Suing Public Storage as a Customer

Let's say you paid good money to keep your goods secured safely but Public Storage didn't hold up their end of the bargain. The good news is that it's possible to sue them in small claims court. But you will want to prepare appropriately to maximize your chance of success.

There's legal precedent on your side. The Gonzalez v. A-1 Self Storage, Inc. case serves as some context to how your claim may go. Lisa Gonzalez sued A-1 Self Storage for negligence in a small claims court. She argued that the goods she had stored at the facility were destroyed by water and that it was A-1 Self Storages' responsibility. The court ruled in favor of Ms. Gonzalez and was awarded over $5000 in damages.

If reading about her case sounds familiar to your situation, you could also be compensated in small claims court. This article will show you how to go about that.

Reasons to Sue Public Storage

There are a few common reasons folks have sued storage companies like Public Storage in the past:

  • Infestation - If your storage unit becomes infested with rodents or bugs, it could mean the facility has failed to hold up its responsibility to have some sort of pest control. The storage company might be liable if your property was damaged.
  • Water Damage - Storage facilities are also responsible for site flood and water damage prevention. You could sue for negligence if your property were damaged.
  • Fire Damage - A fire at your storage facility could cause untold damage to your property. If you can show the court that the facility was negligent in handling fire safety, you could be compensated in small claims court.
  • Theft - Storage facilities have been the target of robberies in the past. If you believe that they did provide adequate security on site, you may also be able to sue in small claims court.

Preparing before your Lawsuit

If you have decided that Public Storage is responsible due to negligence for your stolen or damaged property, there are some things to consider before filing a small claim:

  • Rental Agreement - Read and re-read your rental agreement. It likely has a clause that attempts to limit your ability to seek compensation in the case of property damage.
  • Reach Out - It may be that the facility owner is willing to take responsibility for what occurred. You can save time and money by speaking with them before filing a suit. Remember to get all agreements in writing in case you do need to go to court.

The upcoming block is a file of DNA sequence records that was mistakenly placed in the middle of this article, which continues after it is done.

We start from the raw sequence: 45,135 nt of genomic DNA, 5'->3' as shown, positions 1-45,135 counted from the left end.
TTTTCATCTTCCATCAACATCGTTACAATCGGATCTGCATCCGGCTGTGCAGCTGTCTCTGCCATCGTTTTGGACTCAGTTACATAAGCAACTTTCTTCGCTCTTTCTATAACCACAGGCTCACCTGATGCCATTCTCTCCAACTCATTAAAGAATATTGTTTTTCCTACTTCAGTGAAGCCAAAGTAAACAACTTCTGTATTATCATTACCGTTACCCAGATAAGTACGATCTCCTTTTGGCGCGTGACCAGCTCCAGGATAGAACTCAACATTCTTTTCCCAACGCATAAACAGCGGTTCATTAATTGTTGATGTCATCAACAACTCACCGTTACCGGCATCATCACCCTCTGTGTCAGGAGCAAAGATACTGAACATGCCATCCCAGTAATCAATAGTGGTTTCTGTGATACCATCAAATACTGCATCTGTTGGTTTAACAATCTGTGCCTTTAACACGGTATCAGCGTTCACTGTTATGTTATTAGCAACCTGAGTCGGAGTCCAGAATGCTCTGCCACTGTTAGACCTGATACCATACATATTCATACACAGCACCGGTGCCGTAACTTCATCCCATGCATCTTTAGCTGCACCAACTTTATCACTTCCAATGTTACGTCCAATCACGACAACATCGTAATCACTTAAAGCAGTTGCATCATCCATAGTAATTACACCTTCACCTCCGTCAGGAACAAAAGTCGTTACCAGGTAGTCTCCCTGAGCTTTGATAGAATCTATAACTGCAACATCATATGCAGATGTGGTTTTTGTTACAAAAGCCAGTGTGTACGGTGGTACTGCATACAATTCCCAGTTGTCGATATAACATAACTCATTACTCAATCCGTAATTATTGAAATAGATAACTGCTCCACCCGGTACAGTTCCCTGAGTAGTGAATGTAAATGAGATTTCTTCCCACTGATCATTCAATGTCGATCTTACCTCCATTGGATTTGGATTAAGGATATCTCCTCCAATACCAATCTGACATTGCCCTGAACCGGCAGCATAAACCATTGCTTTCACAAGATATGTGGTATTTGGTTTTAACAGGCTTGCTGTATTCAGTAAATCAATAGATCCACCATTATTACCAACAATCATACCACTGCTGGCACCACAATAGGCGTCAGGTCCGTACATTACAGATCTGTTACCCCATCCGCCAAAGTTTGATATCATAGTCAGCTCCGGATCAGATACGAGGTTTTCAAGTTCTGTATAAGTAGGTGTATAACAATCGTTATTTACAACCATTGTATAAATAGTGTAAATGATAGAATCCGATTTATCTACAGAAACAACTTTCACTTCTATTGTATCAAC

• Gather Evidence - You will want evidence showing your property's value. That may be receipts or estimates from a credible vendor. You will also want to document the damage to show the court.
  • Identify the Registered Agent - Most businesses will have an employee or an outside company hired to receive service of process when they are the target of a lawsuit. You will most likely need to list them on your small claims documents to have your case successfully filed.

Filing a Small Claim Against Public Storage

If you feel like you have a case, the next step is to file a small claim. You can file a small claim with Dispute completely on your own and hassle-free.

Here are the general next steps to begin.

Send a Demand Letter

Sending a demand letter is the first step before heading to a small claims court. A demand letter can also be described as "a note of intent to sue". Many cases are resolved through a demand letter.

It may be beneficial to have the letter sent on professional letterhead. For example, if you purchase our demand letter service, we'll put the demand on our letterhead. It takes 5 minutes to generate and queue a letter to go out in 1 business day via USPS 2-day priority mail.

After sending your demand letter, you’ll want to file a statement of claim. This is the official state small claims form. For this form, you'll need the following information:

  1. The courthouse you’d like to file in
  2. Reason for the lawsuit
  3. Claim amount ($)
  4. Name and address of the person/business that is being sued

If you are suing a business like Public Storage, you need to look up their certificate of doing business. Make sure you fill out the form corresponding to the county where their company operates.

These forms can be difficult, and mistakes prevent your case from successfully filing. Experts at Dispute file paperwork daily, and a full support team can help you find answers to your questions. Check out our package options for filing with us - you can choose different services based on your budget and needs.

If you have a case, and the forms are filed out appropriately, the court will add your case to their docket and likely assign a hearing date.

Serve the Defendant

Once your claim has been approved by the court, you are required by law to notify the defendant that you're suing them. Different courthouses have different regulations regarding defendant service. Some require service through mail, while you may need to find a private process server for others.

Other courts require the defendant to "answer” the claim and wait for that answer before deciding to hold a hearing. Contact your courthouse for their rules to better understand what you expect.

Prepare for Court

You can take a few steps when preparing for your day in court.

  1. Gather evidence
  2. Prepare witnesses, if you have any
  3. Dress appropriately
  4. Show up on time
  5. Present your Case

After you and the other party present your case, the court will provide a ruling. The last step is collecting your money if you are fortunate and the judge rules in your favor.

Good luck with your case, and please contact us if you have any questions about our services.